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A Window Into His Soul

Johnny Depp's complex persona and his troubled past are reflected in his offbeat career. His role in 'Blow' about the world of drugs is just the latest.

April 01, 2001|WILLIAM KECK | William Keck is a regular contributor to Calendar

More than once when he was a boy, Johnny Depp was visited in bed by ghostly faces floating in front of his own. Because his eyes were open, he was pretty sure he was awake-but it was possible he was dreaming. Someone once explained to Depp that the faces represented the spirit of a dead soul trying to contact him. But he's not sure if he buys that. All he knows for certain is that the images were very real-and while they lasted, wildly entertaining.

Today the faces floating around Depp are those of the characters he's played in his consistently offbeat film career. Each represents a part of his soul, he believes. Each opens a window. These films, which Depp thinks have defined him to studio heads as "the guy who does weird movies," not only unmask Depp to his audience, but have helped the actor decode himself. He refers to the experience as "meeting up with old friends that exist inside you."

In his first breakout film role, as the title character in "Edward Scissorhands" (1990), Depp explored his lifelong sense of loneliness. "What's Eating Gilbert Grape" (1993) forced the actor to confront painful family memories. In "Ed Wood" (1994) and in one of two small parts in last year's "Before Night Falls," Depp did the transvestite thing, enabling him to flaunt his feminine side.

Now with his latest film, "Blow," which opens Friday, Depp perhaps comes closest to facing down demons that nearly destroyed his life. As real-life cocaine trafficker turned addict George Jung, Depp portrays a man not unlike himself who has amassed great wealth and popularity-toasting and toking up at an endless carousel of parties-but still feels hollow. "I've felt that forever and ever," he says.

This March afternoon, Depp has arrived almost 90 minutes late to the interview, for which he apologizes repeatedly, and through his charm, manages to get away with it. That charm has no doubt come to serve Depp well throughout his troubled past. The 37-year-old is in fact so charming that you begin feeling a little guilty for having allowed his tardiness to validate his reputation as an irresponsible Peter Pan.

He is seated, rolling tobacco in licorice-flavored paper, in front of a beat-up coffee table in Room 69 in the Chateau Marmont-his former home and usual interview venue. He likes the Marmont because it is one of the few reminders of old Hollywood that still exists on the Strip. Though the photographer and publicist have left us alone, his sister Christi (who has worked as his assistant since 1992) remains. Though she keeps out of sight, one has a feeling Depp's protective older sibling is listening to every word.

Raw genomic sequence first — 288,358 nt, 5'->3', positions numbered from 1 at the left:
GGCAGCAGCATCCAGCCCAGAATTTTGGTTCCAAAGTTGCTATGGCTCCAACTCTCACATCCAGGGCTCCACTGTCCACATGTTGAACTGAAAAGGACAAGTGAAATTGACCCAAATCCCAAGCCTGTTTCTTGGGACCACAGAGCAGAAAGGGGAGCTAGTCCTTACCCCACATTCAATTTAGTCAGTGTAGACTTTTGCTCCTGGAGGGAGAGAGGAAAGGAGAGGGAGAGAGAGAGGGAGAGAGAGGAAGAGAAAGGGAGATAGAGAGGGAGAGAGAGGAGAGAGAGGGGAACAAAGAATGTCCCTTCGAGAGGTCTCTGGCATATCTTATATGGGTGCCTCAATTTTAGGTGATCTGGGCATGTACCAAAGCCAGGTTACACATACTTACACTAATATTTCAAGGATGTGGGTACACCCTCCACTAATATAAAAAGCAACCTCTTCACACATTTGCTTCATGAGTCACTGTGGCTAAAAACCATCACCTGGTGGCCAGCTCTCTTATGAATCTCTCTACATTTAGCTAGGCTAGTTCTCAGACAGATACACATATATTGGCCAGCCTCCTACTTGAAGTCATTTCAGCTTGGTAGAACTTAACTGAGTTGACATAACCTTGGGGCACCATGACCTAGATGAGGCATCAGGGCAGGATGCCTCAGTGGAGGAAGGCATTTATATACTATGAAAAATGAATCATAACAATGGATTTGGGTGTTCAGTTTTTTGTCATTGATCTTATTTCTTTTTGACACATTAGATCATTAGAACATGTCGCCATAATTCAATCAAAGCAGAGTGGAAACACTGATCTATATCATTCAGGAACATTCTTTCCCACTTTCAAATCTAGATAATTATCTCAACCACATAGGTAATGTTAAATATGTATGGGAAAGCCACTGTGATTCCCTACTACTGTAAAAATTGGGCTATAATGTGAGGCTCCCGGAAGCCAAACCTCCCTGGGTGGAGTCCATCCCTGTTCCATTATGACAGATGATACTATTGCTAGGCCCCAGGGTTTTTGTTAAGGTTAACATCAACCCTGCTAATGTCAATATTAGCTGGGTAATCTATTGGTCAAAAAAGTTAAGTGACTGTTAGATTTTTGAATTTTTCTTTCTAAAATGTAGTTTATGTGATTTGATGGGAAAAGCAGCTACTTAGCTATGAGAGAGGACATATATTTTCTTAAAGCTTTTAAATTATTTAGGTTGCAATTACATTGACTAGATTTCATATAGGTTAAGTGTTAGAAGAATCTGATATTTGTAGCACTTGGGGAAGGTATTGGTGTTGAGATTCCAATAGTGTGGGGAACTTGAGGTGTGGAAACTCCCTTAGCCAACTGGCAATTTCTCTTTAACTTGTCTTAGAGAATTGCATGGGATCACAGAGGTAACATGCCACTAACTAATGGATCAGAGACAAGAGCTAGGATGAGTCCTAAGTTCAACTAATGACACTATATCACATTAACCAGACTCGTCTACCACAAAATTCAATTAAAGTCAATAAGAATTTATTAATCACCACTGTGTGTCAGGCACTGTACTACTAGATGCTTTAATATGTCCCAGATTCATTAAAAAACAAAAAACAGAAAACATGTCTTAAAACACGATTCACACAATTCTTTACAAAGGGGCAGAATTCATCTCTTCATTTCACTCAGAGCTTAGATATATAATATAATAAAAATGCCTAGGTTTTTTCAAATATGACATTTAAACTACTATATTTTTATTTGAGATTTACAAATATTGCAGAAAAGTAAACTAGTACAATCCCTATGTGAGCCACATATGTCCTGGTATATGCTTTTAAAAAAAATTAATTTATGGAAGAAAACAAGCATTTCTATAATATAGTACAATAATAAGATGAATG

He does not ask permission to smoke and makes no apologies for sending clouds of toxins directly into his interviewer's face. Nothing stops Depp from lighting up; he continued smoking throughout his actress girlfriend Vanessa Paradis' pregnancy (though he took it into another room and he and Paradis now go outside for their smokes).

As much as his careless actions may solidify his reputation as an aloof party boy who has little regard for others' time or (if you recall that infamous 1994 hotel room thrashing) property, that would be too easy an assumption.

His closest friends, even shock rocker Marilyn Manson, agree Depp owns the trademark on quirkiness-a trait detected by actor pal Marshall Bell during their introduction in 1984 at a Lebanese barbecue dive on Pico. "We were sitting at the table," recalls 56-year-old Bell, whose biggest role was the mutant-stomached George Kuato in "Total Recall," 'and then for no reason he dumped a beer over his head."

Childhood pal Sal Jenco, whom Depp has entrusted to manage his Sunset Strip club, the Viper Room, for the past seven years, talks of Depp's fondness for whoopie cushions, his deep-seated fear of clowns and his complete lack of vanity.

'He likes people who aren't beautiful," Bell explains.

While he manages to clean up nicely for his film roles, at the moment there are scant traces of the all-American pinup boy Fox turned him into back in 1987 when it launched the TV series "21 Jump Street." Depp describes that "disturbing" time as "the start of the weirdness," when Hollywood attempted to transform him into a "mass-produced thing." He has struggled hard to escape the Hollywood star factory ever since.


Today, he has most certainly escaped the image of sex symbol, perhaps too well. Pale, heavily tattooed and strangely bearded, he is dressed in a peculiar ensemble that's part Bob Marley, part Road Warrior and part Dr. Seuss (the floppy, striped "Cat in the Hat'-style chapeau).

"Maybe I'm a little sloppy in my dress," he admits. Manson remembers that when he and Depp went Christmas shopping at Toys R Us the year before last, the duo went unrecognized by the cashier. "And I was buying a 'Sleepy Hollow' action figure," says Manson, laughing.

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